US - The $23bn Illinois Teachers' Retirement System (TRS) is set to conduct an asset allocation study sometime in the new year, John Day, assistant executive director at the fund, said.
Earlier in the year, the Illinois TRS dropped Lincoln Capital Management from an $844m active US large cap mandate and gave the money to State Street Global Advisors (SSgA) to run in a passive S&P 500 index brief. Day said that one of the reasons for the asset allocation study was to determine where best to reallocate $700m of the money in SSgA’s S&P 500 mandate.
Day said that the fund’s work on the study so far had barely “scratched at the surface” and that one of the first tasks facing the new Illinois TRS consultant, Callan Associates, is to meet with the fund’s trustees and assist them with the study’s preliminary work at the next board meeting later this month. He declined to reveal any further details.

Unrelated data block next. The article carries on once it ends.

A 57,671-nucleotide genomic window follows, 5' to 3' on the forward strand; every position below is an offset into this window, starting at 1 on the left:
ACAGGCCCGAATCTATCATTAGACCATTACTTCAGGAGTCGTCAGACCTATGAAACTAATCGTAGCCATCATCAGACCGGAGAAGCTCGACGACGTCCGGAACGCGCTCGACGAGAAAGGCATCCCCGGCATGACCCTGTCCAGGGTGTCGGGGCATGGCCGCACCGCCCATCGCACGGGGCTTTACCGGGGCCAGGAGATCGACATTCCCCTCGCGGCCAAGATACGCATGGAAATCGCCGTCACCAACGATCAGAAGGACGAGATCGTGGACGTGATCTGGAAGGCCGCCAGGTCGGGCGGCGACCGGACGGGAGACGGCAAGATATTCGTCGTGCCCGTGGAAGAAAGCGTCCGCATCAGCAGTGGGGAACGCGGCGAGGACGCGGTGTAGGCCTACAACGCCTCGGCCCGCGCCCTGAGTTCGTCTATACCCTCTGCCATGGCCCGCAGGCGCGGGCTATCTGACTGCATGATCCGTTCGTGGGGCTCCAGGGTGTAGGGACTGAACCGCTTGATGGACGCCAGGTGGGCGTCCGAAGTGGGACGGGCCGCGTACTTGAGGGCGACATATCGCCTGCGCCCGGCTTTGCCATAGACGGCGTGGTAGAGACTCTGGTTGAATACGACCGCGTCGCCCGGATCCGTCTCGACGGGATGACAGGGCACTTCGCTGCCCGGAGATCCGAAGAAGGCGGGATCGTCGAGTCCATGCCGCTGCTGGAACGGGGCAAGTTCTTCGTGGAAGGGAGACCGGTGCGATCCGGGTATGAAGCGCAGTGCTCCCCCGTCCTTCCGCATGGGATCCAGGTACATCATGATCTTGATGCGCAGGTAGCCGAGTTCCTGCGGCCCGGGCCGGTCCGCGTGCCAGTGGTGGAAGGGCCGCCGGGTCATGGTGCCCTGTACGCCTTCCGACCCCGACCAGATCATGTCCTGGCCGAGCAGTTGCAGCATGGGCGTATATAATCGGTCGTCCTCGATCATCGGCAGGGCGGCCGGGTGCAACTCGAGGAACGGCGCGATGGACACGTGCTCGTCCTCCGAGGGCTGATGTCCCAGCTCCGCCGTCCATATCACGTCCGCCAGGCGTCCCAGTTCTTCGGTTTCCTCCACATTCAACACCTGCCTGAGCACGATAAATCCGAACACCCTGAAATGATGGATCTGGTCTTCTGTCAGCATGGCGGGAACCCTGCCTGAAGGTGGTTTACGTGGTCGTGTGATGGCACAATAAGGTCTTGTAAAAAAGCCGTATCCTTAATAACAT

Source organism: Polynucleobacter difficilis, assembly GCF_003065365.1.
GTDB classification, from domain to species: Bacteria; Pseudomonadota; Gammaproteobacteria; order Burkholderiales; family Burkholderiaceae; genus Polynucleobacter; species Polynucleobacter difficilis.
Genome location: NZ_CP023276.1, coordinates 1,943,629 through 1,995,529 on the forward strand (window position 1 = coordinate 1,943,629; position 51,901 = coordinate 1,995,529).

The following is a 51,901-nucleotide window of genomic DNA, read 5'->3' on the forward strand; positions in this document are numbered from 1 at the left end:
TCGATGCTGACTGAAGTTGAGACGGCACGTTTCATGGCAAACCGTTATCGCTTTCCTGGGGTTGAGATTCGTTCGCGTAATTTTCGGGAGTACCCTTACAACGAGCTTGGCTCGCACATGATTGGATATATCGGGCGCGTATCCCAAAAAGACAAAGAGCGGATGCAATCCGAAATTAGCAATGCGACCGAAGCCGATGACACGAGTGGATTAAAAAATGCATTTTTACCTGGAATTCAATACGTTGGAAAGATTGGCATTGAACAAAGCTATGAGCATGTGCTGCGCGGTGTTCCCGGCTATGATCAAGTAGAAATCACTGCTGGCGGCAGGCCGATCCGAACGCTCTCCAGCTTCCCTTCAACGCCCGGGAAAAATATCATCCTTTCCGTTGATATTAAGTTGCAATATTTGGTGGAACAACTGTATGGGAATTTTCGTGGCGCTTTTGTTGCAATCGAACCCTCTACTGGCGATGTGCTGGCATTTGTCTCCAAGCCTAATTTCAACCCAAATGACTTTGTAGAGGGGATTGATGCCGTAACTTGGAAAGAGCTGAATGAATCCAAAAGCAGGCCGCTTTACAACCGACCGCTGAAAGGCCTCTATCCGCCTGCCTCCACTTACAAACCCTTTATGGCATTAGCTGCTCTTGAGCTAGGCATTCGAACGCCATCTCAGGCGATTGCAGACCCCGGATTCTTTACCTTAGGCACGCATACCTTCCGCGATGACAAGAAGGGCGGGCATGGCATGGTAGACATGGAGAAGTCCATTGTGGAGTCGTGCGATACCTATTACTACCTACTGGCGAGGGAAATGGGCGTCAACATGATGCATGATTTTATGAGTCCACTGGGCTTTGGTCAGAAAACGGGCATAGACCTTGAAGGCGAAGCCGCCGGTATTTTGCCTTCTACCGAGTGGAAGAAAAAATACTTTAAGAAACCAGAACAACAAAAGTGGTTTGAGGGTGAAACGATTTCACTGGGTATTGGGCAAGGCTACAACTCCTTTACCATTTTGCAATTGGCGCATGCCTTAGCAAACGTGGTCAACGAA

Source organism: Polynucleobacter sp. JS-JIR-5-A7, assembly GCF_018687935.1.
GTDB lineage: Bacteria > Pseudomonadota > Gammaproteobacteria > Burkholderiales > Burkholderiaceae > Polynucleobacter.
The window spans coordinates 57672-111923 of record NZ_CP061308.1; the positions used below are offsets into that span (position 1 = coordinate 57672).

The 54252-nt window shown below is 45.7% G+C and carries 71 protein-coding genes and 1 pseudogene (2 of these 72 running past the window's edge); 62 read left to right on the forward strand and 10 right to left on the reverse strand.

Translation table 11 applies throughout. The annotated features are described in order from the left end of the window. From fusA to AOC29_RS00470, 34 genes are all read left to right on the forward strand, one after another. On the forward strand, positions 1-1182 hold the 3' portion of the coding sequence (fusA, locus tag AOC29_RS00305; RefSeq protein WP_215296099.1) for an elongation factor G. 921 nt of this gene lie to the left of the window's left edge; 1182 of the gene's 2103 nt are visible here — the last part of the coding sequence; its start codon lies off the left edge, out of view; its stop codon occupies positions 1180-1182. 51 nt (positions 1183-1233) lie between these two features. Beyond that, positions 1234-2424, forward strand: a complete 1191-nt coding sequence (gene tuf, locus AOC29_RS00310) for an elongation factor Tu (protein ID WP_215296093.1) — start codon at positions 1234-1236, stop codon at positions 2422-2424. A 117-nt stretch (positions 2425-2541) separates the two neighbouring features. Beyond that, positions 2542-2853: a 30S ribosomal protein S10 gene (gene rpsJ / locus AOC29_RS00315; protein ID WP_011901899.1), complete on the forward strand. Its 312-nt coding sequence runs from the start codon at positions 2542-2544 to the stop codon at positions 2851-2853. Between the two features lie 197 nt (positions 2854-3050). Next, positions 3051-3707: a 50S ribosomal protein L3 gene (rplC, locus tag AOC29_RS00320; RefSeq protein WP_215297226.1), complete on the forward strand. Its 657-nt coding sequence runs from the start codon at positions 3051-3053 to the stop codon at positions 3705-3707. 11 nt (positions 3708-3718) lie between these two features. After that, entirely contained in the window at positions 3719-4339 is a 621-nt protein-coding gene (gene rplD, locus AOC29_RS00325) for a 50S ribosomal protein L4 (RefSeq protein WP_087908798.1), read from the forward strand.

Callan was appointed at the start of the month as the fund’s new general investment consultant, fending off competition from Marquette Associates to land the one year contract with the Illinois TRS. Callan replaced Strategic Investment Solutions, which resigned in September.
Day also said that Dresdner RCM Global Investors would continue to be on the fund’s watch list until June 30, 2002. Dresdner, which manages a $536m active international equities mandate for the fund, is on the watch list due to personnel changes.
Until recently, the firm was on the watch list alongside Brinson Partners which were terminated earlier this month on performance grounds. Brinson had managed a $200m small cap value brief, which was removed and redistributed equally between two existing small cap value TRS managers, Ariel Capital Management and North Pointe Capital.
By Geoffrey Ho
This week's top stories included Cardano announcing plans to acquire Now Pensions from a Dutch pension fund later this year.
Royal Bank of Scotland (RBS) faces a £102m impact on liabilities as a result of equalising guaranteed minimum pensions (GMPs), according to its annual results.
Malcolm Mclean says getting the channels of communication right and engaging more openly is a good starting point